Now showing 1 - 2 of 2
  • Publication
    Journal Article
    Remote health workforce turnover and retention: what are the policy and practice priorities?
    (2019-12-16)
    Wakerman, John
    ;
    Humphreys, John
    ;
    Russell, Deborah
    ;
    Guthridge, Steven
    ;
    Bourke, Lisa
    ;
    Dunbar, Terry
    ;
    ; ;
    Murakami-Gold, Lorna
    ;
    Jones, Michael P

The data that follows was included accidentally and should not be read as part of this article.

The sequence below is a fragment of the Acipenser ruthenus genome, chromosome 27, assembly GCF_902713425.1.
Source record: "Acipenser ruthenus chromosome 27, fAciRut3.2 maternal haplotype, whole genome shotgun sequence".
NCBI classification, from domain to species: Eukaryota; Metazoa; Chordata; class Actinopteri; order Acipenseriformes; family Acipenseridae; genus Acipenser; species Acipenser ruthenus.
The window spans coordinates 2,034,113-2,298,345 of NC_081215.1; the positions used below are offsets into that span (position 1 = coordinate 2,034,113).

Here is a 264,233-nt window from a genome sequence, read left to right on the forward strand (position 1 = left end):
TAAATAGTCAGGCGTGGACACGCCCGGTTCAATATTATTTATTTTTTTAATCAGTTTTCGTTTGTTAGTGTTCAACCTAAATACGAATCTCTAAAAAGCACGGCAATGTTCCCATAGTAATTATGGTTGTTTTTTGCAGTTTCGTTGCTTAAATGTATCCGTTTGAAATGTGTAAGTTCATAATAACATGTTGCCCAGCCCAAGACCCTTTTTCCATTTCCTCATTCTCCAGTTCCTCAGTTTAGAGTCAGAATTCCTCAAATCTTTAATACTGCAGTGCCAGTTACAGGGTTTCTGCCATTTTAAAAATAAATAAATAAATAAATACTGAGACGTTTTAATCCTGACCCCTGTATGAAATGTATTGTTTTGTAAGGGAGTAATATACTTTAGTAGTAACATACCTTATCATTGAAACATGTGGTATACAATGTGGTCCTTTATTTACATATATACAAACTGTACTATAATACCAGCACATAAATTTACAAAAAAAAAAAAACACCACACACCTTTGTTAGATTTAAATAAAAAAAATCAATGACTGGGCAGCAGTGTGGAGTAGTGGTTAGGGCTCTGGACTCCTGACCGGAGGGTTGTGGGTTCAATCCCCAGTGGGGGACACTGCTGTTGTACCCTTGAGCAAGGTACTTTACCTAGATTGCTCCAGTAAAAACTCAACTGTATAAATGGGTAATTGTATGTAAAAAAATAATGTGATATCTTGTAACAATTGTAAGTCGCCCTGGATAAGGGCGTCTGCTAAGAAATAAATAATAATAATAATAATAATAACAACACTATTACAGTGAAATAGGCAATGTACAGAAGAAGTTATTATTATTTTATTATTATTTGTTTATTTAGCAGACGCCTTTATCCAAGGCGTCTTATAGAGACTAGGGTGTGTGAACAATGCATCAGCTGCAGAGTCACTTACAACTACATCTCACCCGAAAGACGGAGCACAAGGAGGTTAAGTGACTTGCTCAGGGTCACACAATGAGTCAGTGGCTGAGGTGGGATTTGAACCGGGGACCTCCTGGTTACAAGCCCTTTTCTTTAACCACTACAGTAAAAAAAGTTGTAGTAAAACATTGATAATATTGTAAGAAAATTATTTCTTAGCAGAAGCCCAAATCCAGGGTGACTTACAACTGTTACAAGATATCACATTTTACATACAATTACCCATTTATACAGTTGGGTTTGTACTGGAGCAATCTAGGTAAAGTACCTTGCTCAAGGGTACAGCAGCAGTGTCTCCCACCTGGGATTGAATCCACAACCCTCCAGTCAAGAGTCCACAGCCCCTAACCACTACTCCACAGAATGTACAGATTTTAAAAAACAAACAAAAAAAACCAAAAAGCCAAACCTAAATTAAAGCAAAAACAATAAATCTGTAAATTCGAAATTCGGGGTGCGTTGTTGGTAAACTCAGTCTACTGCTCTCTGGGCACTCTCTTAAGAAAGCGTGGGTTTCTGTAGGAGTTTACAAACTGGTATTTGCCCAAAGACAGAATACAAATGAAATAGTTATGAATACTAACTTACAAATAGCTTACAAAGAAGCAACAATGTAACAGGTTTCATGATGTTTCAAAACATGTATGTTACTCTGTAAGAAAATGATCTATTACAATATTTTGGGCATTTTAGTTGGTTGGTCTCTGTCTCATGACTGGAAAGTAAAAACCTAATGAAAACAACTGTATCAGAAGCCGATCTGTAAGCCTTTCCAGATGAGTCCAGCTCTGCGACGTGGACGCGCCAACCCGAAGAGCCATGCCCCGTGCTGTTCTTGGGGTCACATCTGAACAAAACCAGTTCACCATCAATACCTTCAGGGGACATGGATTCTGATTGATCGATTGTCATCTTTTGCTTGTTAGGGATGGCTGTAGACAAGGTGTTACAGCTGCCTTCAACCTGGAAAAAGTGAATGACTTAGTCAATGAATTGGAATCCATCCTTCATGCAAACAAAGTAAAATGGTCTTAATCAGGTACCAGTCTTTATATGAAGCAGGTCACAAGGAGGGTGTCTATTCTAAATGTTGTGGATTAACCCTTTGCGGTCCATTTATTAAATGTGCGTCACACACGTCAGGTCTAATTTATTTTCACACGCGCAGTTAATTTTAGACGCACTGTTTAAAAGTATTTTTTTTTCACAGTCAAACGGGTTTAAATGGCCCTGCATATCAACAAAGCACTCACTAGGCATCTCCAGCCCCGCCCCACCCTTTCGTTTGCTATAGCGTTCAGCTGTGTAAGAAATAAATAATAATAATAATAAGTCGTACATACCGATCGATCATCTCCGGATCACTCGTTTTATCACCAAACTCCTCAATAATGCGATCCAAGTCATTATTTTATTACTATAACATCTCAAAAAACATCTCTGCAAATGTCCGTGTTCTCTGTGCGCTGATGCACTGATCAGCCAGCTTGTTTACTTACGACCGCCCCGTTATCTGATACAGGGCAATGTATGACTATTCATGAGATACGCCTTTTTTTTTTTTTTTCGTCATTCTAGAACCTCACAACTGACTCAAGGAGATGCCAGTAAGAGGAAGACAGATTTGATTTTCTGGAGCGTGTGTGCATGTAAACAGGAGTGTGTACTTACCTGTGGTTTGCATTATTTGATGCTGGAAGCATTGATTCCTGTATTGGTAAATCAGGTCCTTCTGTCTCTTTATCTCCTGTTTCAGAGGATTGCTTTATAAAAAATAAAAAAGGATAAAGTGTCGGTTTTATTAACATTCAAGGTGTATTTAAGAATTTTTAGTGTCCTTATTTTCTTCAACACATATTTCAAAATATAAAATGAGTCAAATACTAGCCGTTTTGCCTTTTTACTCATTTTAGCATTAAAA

Residents of remote communities in Australia and other geographically large countries have comparatively poorer access to high-quality primary health care. To inform ongoing policy development and practice in relation to remote area health service delivery, particularly in remote Indigenous communities, this review synthesizes the key findings of (1) a comprehensive study of workforce turnover and retention in remote Northern Territory (NT) of Australia and (2) a narrative review of relevant international literature on remote and rural health workforce retention strategies. This synthesis provides a valuable summary of the current state of international knowledge about improving remote health workforce retention.Annual turnover rates of NT remote area nurses (148%) and Aboriginal health practitioners (80%) are very high and 12-month stability rates low (48% and 76%, respectively). In remote NT, use of agency nurses has increased substantially. Primary care costs are high and proportional to staff turnover and remoteness. Effectiveness of care decreases with higher turnover and use of short-term staff, such that higher staff turnover is always less cost-effective. If staff turnover in remote clinics were halved, the potential savings would be approximately A$32 million per annum. Staff turnover and retention were affected by management style and effectiveness, and employment of Indigenous staff. Review of the international literature reveals three broad themes: Targeted enrolment into training and appropriate education designed to produce a competent, accessible, acceptable and 'fit-for-purpose' workforce; addressing broader health system issues that ensure a safe and supportive work environment; and providing ongoing individual and family support. Key educational initiatives include prioritising remote origin and Indigenous students for university entry; maximising training in remote areas; contextualising curricula; providing financial, pedagogical and pastoral support; and ensuring clear, supported career pathways and continuing professional development. Health system initiatives include ensuring adequate funding; providing adequate infrastructure including fit-for-purpose clinics, housing, transport and information technology; offering flexible employment arrangements whilst ensuring a good 'fit' between individual staff and the community (especially with regard to cultural skills); optimising co-ordination and management of services that empower staff and create positive practice environments; and prioritising community participation and employment of locals. Individual and family supports include offering tailored financial incentives, psychological support and 'time out'.Optimal remote health workforce stability and preventing excessive 'avoidable' turnover mandates alignment of government and health authority policies with both health service requirements and individual health professional and community needs. Supportive underpinning policies include: Strong intersectoral collaboration between the health and education sectors to ensure a fit-for-purpose workforce;A funding policy which mandates the development and implementation of an equitable, needs-based formula for funding remote health services;Policies that facilitate transition to community control, prioritise Indigenous training and employment, and mandate a culturally safe work context; andAn employment policy which provides flexibility of employment conditions in order to be able to offer individually customised retention packages There is considerable extant evidence from around the world about effective retention strategies that contribute to slowing excessive remote health workforce turnover, resulting in significant cost savings and improved continuity of care. The immediate problem comprises an 'implementation gap' in translating empirical research evidence into actions designed to resolve existing problems. If we wish to ameliorate the very high turnover of staff in remote areas, in order to provide an equitable service to populations with arguably the highest health needs, we need political and executive commitment to get the policy settings right and ensure the coordinated implementation of multiple strategies, including better linking existing strategies and 'filling the gaps' where necessary.